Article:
By Susan Johnson '88
One goal of Middle School is for students to develop and hone study skills. Semester exams provide the perfect opportunity to learn and practice such skills. These exams, which occur in grades 6-8 at the end of each semester, are cumulative and require students to synthesize and recall information from the entire semester. To many students, preparing for exams is a daunting task, and without intentional study skills, students can easily become overwhelmed. In Middle School at Harbor Day, teachers are very intentional in helping students plan, organize, and study for these exams.
Students have their first round of semester exams in sixth grade, where they plan for two exams: math and English. In seventh grade, they have four exams: math, English, world language, and science. In eighth grade, they have five: math, English, world language, science, and history. This is a gradual increase in workload so that by the time students graduate from eighth grade, they are prepared for high school and the more intense exam schedule that comes with it.
In order to help students prepare, teachers provide study guides that outline the material and concepts that will be covered on the exams. Students will hear from each teacher this week how to break down all the material into “chunks”. Students will record each subject's chunks onto one master study schedule so that they will have their own personal calendar as to what to study each day for each of their exams.
This year, our Learning Specialists, Ms. Heather Schmid and Mrs. Amy Grace, have been teaching study skills techniques and other important executive functioning skills in Seminar class once a month in sixth and seventh grades. According to the Center on the Developing Child at Harvard University, executive functioning skills are defined as those skills that enable students to plan, focus attention, and handle multiple tasks successfully. Students need these skills to help avoid becoming distracted, to make and accomplish goals, and to regulate their impulses (Center on the Developing Child, Harvard University). This week, Seminar class will focus on teaching study techniques to prepare for final exams. The teachers will offer tips on how to approach certain types of questions and establish routines to help students mentally prepare before exams. With all of this concerted effort, the goal is for students to feel organized and prepared as they go into their semester exams, thus helping them minimize anxiety and gain confidence. Hopefully, students will utilize these skills in high school and beyond to help them prepare for any high-stakes situation.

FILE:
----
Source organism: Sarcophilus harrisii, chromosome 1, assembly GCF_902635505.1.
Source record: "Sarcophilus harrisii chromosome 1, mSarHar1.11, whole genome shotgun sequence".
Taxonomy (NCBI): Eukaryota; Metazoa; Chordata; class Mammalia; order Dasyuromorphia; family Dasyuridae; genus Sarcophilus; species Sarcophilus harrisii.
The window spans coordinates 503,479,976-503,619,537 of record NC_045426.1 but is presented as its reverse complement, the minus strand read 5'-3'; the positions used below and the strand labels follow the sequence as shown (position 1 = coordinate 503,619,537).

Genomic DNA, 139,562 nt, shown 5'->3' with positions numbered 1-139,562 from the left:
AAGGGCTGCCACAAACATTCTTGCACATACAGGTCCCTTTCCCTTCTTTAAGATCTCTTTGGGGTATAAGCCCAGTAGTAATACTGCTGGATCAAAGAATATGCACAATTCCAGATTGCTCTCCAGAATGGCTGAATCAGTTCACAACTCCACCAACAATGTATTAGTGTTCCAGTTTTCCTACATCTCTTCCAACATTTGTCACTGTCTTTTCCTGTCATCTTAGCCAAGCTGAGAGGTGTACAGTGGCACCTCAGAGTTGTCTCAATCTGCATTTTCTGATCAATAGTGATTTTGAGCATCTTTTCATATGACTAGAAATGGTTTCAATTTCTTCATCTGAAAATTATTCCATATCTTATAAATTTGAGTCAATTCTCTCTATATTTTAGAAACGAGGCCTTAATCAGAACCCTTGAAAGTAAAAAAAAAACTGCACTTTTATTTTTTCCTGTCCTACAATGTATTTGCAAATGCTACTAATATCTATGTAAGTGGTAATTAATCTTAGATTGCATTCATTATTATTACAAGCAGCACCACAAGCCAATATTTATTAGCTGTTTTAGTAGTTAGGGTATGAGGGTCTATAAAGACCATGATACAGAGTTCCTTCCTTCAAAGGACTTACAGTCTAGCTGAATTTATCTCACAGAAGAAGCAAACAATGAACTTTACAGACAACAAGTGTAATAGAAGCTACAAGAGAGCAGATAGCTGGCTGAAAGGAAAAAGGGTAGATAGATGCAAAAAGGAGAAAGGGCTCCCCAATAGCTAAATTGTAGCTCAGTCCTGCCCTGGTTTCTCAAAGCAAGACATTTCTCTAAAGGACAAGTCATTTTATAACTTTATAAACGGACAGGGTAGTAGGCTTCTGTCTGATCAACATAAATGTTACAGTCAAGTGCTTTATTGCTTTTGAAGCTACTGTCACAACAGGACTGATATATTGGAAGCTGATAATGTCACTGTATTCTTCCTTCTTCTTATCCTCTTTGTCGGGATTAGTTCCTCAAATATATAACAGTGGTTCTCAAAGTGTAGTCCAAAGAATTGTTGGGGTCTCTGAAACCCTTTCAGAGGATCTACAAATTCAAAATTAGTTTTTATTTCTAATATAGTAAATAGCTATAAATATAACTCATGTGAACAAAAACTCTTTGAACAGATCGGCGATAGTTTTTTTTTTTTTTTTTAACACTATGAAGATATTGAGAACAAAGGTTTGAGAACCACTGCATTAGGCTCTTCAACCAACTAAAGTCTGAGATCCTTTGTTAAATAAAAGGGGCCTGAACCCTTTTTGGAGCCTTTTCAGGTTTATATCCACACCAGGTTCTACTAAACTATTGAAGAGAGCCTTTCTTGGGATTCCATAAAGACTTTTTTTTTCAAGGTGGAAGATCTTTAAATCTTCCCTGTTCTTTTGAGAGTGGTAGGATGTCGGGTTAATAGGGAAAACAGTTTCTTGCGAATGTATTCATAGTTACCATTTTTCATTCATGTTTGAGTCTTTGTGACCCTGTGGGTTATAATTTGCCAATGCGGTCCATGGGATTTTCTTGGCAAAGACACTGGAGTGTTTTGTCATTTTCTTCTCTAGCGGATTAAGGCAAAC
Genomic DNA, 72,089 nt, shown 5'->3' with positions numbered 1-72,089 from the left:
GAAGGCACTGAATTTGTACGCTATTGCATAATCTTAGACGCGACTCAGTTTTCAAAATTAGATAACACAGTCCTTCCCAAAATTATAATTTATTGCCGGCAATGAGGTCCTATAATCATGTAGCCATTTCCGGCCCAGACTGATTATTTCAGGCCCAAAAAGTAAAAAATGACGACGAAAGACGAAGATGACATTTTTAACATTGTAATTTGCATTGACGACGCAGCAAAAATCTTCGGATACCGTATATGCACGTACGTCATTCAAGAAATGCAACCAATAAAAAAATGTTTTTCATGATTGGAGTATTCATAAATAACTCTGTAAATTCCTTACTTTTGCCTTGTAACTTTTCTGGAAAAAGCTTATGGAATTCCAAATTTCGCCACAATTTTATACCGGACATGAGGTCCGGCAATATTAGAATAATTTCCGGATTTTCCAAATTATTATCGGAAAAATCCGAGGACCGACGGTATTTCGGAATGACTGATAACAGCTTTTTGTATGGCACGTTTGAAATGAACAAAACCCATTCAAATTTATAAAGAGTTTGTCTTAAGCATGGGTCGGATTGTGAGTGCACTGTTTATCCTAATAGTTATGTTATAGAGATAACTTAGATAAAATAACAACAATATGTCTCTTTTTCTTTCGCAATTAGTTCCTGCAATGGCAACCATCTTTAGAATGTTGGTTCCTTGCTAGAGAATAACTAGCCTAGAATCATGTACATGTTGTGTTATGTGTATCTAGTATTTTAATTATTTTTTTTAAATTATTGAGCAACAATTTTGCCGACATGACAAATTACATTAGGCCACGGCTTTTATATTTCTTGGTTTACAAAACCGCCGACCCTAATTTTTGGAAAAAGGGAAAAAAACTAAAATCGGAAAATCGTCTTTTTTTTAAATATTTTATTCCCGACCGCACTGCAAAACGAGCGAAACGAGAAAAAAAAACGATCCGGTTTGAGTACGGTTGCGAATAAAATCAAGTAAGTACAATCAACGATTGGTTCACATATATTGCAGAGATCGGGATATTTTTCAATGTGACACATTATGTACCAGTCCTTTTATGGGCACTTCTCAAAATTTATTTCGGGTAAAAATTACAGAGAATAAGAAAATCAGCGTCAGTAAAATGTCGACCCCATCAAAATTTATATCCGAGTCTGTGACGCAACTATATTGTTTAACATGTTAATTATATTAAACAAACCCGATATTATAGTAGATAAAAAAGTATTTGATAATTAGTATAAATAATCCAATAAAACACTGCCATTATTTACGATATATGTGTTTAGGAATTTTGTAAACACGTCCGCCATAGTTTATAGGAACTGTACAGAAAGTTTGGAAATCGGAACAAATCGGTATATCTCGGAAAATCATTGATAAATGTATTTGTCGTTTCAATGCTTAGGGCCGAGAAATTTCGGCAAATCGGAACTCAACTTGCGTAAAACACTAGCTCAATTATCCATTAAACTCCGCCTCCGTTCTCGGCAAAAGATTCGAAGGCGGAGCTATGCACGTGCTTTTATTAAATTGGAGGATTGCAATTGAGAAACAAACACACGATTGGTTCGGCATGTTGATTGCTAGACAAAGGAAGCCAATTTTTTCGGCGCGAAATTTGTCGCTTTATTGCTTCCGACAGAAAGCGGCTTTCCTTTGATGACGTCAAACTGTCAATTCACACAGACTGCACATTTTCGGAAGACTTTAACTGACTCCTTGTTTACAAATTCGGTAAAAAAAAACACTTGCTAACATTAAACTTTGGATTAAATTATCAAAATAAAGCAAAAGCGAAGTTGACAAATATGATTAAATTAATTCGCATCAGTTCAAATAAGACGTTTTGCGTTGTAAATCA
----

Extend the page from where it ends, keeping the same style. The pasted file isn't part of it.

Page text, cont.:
About the Author:
Mrs. Johnson ‘88 has a long history with Harbor Day School. A Harbor Day alumna, Mrs. Johnson came back to teach world history and geography for five years starting in 1998. She returned to Harbor Day in 2011 and served as the Middle School Language Arts Department Chair and taught middle school English and literature for four years. Currently, Mrs. Johnson is the Director of Middle School overseeing the fifth through eighth grade program. Mrs. Johnson holds a bachelor’s degree from Vanderbilt University, a master’s degree in education from the Harvard Graduate School of Education, and a juris doctor from Chapman University School of Law.